Circling back to the M code basics you learned earlier, you can FIX THIS by reassigning that source back to the correct step. You’ll want to change the step name in the Formula Bar to point it back to the Changed to DATETYPE applied step. Once you’ve done that the divider step will go back to ninja mode, hidden amongst the other steps.

Query working correctly after updating the step (data) source for Added Calendar Year to Changed to DATETYPE:

Moving applied step fixed error thumb Power Query (M)agic Part 3: Divide & Conquer

Alright folks, now let me show you how to do this WITHOUT the Advanced Editor! Again, as Milan Grahovac graciously mentioned in the comments. There’s an easy way to add these note line notes without touching M code. Same concept, but without the issue of accidentally breaking a step if you delete the custom line of code. That same dropdown menu we go to when renaming a step, well there’s another option in there we can use. There’s a button called Insert Step After that essentially references the previous step, but without doing any actual transformations. What this means is no performance hit, and a beautifully integrated step you can rename as a divider!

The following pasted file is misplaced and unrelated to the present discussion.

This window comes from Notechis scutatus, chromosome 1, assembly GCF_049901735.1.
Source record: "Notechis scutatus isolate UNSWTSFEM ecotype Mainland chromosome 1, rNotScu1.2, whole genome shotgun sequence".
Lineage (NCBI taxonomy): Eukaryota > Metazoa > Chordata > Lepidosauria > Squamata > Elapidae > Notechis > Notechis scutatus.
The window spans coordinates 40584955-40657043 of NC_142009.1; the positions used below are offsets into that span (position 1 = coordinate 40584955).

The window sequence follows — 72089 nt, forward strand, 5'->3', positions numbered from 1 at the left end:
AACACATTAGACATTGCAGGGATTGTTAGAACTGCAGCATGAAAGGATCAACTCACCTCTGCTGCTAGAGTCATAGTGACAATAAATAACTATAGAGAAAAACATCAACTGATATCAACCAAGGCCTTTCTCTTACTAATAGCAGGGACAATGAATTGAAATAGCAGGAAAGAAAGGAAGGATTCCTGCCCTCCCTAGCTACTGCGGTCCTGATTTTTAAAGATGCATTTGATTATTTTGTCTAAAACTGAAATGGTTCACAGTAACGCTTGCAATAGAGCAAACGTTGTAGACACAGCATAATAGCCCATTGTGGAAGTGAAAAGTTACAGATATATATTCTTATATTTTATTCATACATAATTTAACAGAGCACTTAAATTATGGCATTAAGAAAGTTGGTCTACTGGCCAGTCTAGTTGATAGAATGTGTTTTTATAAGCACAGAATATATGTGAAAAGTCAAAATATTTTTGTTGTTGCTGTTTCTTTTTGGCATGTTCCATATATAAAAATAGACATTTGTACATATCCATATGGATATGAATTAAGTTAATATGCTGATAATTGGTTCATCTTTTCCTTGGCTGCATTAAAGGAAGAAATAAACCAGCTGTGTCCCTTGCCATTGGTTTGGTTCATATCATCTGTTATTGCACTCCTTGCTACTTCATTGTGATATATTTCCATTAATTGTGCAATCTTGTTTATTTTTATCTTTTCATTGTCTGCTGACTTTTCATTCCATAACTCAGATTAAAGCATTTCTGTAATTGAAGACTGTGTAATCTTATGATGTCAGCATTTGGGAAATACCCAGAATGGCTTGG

Same process as renaming. Right click, and select Insert Step After:

Inserted Step After thumb Power Query (M)agic Part 3: Divide & Conquer

Boom, new custom step:

New Integrated Step thumb Power Query (M)agic Part 3: Divide & Conquer

The beauty of this is twofold: no Advanced Editor needed, and it’s less prone to break. You can observe how this custom step is simply referencing the previous step, without any transformation applied. So this won’t slow down your refresh AT ALL. All this does it provide us a line in our Applied Steps to create a line or section. Just simply rename it like you would any other step. Now the old method is still a great gateway drug to the world of M coding. Next thing you know you’ll be inserting functions, folding queries, and appending tables oh my! If this managed to wet your appetite for the possibilities with M, then mission accomplished for me. Stay tuned for the next post in this series! Until then folks!

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Tuesday and Thursday Posts on DAX, Power BI, Power Query, and Other Data Topics – FOREVER